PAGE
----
The All Together project brought children and young people with additional needs together to take part in a range of themed activity days and short breaks to build skills, confidence and friendships and provide a break for parents and carers. The focus was on fun, friendship and learning.
Stanmore Playscheme was delivered in school holidays at Stanmore House School. It offered safe, appropriate play, sporting, expressive arts and outdoor activities for young people with severe additional support needs.
The playscheme is organised by a voluntary committee and run by paid trained staff.
We delivered our Animar project for young people aged 12 to 18 years old with Additional Support Needs, which runs three Saturdays a month.
Animar promotes independence through personal development sessions and community engagement. It runs in Bellshill and Mossend YMCA and in local communities and cities.
We delivered 3 residential adventure trips for young people with additional support needs and took place in the Aviemore, Glenmore area.
Each were for a duration of 3 nights and included the young people, their families and carers. We provided walking, exploring and leadership skills.
The Rangers Charity Foundation provided the opportunity for young people with a Visual Impairment to take part in free football sessions in a fun and friendly environment whilst allowing their carers to enjoy a break from their normal routine.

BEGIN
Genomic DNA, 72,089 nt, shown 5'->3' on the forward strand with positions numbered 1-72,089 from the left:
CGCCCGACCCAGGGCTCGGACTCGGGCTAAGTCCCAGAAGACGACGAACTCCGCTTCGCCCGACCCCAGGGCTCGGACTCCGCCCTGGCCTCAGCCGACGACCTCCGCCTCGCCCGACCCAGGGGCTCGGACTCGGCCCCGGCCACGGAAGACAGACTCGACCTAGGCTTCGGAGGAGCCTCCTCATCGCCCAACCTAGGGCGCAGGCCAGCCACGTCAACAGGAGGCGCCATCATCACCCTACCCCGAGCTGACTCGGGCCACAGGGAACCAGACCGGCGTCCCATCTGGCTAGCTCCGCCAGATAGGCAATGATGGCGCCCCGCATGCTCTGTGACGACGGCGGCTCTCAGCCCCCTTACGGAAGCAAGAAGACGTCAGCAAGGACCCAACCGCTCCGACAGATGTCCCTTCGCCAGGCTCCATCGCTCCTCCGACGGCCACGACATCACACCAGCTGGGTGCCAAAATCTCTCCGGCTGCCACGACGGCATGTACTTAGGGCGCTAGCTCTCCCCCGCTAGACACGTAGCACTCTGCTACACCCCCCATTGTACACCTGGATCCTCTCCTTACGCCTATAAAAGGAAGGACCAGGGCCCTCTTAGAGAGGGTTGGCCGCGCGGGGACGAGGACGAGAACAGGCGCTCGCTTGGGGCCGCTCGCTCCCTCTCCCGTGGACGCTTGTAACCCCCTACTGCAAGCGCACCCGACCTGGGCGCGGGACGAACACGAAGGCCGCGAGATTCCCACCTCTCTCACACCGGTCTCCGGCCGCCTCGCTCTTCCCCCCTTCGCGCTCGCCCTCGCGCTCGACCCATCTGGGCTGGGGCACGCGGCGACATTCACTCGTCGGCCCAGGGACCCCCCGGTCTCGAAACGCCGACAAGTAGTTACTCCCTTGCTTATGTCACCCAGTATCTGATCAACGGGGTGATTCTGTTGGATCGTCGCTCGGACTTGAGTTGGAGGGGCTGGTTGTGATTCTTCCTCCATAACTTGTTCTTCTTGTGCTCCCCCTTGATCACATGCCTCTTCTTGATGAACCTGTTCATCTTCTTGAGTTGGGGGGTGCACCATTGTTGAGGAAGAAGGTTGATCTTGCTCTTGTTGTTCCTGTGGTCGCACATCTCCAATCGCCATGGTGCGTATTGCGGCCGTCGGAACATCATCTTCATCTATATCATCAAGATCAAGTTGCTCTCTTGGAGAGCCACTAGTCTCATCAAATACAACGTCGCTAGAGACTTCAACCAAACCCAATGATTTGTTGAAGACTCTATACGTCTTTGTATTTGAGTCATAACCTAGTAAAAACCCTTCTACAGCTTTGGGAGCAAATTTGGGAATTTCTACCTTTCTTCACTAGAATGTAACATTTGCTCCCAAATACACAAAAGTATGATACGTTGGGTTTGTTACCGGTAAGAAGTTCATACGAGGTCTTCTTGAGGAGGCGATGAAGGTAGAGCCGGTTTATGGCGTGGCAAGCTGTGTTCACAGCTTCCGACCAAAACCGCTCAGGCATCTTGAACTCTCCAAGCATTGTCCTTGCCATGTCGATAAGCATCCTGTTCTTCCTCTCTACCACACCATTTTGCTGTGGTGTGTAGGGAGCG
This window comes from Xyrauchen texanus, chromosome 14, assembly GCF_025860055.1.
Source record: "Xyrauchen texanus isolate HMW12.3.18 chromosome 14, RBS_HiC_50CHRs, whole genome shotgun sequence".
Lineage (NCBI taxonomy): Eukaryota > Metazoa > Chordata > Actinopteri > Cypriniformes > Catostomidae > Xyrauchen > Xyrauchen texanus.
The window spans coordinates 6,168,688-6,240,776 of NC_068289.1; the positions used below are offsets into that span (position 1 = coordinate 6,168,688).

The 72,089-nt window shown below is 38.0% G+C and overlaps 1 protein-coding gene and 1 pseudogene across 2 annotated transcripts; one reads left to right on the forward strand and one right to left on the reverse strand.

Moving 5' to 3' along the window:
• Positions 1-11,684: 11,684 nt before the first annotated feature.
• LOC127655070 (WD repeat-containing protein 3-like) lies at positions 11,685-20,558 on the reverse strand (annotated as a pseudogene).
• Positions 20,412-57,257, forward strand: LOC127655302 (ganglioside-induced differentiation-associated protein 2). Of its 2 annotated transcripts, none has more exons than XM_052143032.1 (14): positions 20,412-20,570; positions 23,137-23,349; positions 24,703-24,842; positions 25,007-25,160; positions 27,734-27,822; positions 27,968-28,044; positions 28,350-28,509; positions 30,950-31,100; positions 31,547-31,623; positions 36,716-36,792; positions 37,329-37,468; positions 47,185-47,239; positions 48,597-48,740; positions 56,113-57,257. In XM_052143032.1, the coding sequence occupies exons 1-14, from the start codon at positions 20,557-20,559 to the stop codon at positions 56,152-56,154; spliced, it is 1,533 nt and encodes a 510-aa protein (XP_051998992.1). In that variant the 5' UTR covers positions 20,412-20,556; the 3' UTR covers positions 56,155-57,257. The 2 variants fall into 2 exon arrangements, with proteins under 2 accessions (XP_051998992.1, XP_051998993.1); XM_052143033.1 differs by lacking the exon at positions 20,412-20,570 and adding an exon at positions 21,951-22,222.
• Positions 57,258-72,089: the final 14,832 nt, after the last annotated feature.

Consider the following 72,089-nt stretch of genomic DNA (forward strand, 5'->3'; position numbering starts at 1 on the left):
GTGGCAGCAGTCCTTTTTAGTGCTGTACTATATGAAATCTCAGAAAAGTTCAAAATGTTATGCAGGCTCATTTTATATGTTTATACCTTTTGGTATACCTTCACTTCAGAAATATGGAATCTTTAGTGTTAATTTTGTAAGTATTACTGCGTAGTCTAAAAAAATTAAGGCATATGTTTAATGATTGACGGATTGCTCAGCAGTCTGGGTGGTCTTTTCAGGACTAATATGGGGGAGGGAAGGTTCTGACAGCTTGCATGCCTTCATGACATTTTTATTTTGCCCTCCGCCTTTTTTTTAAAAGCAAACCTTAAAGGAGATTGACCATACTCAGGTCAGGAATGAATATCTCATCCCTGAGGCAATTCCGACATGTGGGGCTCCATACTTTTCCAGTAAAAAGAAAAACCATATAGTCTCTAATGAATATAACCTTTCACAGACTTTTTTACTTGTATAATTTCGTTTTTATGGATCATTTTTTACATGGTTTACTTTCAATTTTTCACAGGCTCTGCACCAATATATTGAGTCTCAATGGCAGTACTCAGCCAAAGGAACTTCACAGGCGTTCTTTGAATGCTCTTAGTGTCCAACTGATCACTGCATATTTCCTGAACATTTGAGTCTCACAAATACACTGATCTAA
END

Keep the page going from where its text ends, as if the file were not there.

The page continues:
We provided leisure activity groups for young people with a range of disabilities aged between 19-30 years. The main aim of the project was to encourage and support the young adults with disabilities engage in activities to develop long-term habits to improve their physical and emotional wellbeing.
Callum’s Caravan provided short breaks in a fully accessible caravan at Haggerstone Castle, a holiday village near Berwick upon Tweed, for people with profound and multiple learning disabilities and their families/carers.
Time Out provided regular friendship and support groups in Lanarkshire for young people who are affected by their siblings’ disability and who often take on a caring role.
Groups lasted two hours and took place in the local community for 8-15 year olds giving them time for themselves.
The Carers Choice Service offered carers an opportunity to have a short break from caring, through offering a Volunteer Befriender once a week to spend time with the person they are caring for.
Carers could choose to have some quality time to themselves, or access hospice services.
We provided a 5-day summer camp for 50 young people from across Scotland, aged between 8 – 25 years old, living in a family impacted by Huntington’s Disease.
The camp gave young people the chance to grow in confidence and develop personally while getting support on issues relating to Huntington’s Disease and also being a young carer.